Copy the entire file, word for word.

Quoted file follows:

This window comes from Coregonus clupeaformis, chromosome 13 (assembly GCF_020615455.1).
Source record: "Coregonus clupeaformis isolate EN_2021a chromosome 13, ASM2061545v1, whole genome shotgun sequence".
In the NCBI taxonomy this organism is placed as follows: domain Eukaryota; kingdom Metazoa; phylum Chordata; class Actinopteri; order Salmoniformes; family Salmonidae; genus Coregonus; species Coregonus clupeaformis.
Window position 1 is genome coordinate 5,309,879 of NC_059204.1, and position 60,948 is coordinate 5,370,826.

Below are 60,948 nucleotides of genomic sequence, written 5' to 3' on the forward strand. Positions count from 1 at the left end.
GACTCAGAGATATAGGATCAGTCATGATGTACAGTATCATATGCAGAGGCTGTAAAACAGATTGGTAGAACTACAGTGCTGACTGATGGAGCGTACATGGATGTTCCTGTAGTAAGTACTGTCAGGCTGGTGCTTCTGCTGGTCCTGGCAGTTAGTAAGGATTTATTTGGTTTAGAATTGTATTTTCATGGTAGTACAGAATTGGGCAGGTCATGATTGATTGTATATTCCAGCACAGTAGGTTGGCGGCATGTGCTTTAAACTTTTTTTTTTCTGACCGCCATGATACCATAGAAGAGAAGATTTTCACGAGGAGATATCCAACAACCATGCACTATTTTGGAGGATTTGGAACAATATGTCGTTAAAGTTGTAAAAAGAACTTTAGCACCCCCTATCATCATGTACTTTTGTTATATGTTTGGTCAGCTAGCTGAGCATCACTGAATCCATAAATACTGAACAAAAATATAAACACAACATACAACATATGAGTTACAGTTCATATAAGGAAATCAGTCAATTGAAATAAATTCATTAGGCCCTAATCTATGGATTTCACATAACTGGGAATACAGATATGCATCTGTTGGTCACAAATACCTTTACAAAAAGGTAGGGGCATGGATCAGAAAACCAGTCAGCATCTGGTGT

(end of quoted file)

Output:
This window comes from Coregonus clupeaformis, chromosome 13 (assembly GCF_020615455.1).
Source record: "Coregonus clupeaformis isolate EN_2021a chromosome 13, ASM2061545v1, whole genome shotgun sequence".
In the NCBI taxonomy this organism is placed as follows: domain Eukaryota; kingdom Metazoa; phylum Chordata; class Actinopteri; order Salmoniformes; family Salmonidae; genus Coregonus; species Coregonus clupeaformis.
Window position 1 is genome coordinate 5,309,879 of NC_059204.1, and position 60,948 is coordinate 5,370,826.

Below are 60,948 nucleotides of genomic sequence, written 5' to 3' on the forward strand. Positions count from 1 at the left end.
GACTCAGAGATATAGGATCAGTCATGATGTACAGTATCATATGCAGAGGCTGTAAAACAGATTGGTAGAACTACAGTGCTGACTGATGGAGCGTACATGGATGTTCCTGTAGTAAGTACTGTCAGGCTGGTGCTTCTGCTGGTCCTGGCAGTTAGTAAGGATTTATTTGGTTTAGAATTGTATTTTCATGGTAGTACAGAATTGGGCAGGTCATGATTGATTGTATATTCCAGCACAGTAGGTTGGCGGCATGTGCTTTAAACTTTTTTTTTTCTGACCGCCATGATACCATAGAAGAGAAGATTTTCACGAGGAGATATCCAACAACCATGCACTATTTTGGAGGATTTGGAACAATATGTCGTTAAAGTTGTAAAAAGAACTTTAGCACCCCCTATCATCATGTACTTTTGTTATATGTTTGGTCAGCTAGCTGAGCATCACTGAATCCATAAATACTGAACAAAAATATAAACACAACATACAACATATGAGTTACAGTTCATATAAGGAAATCAGTCAATTGAAATAAATTCATTAGGCCCTAATCTATGGATTTCACATAACTGGGAATACAGATATGCATCTGTTGGTCACAAATACCTTTACAAAAAGGTAGGGGCATGGATCAGAAAACCAGTCAGCATCTGGTGT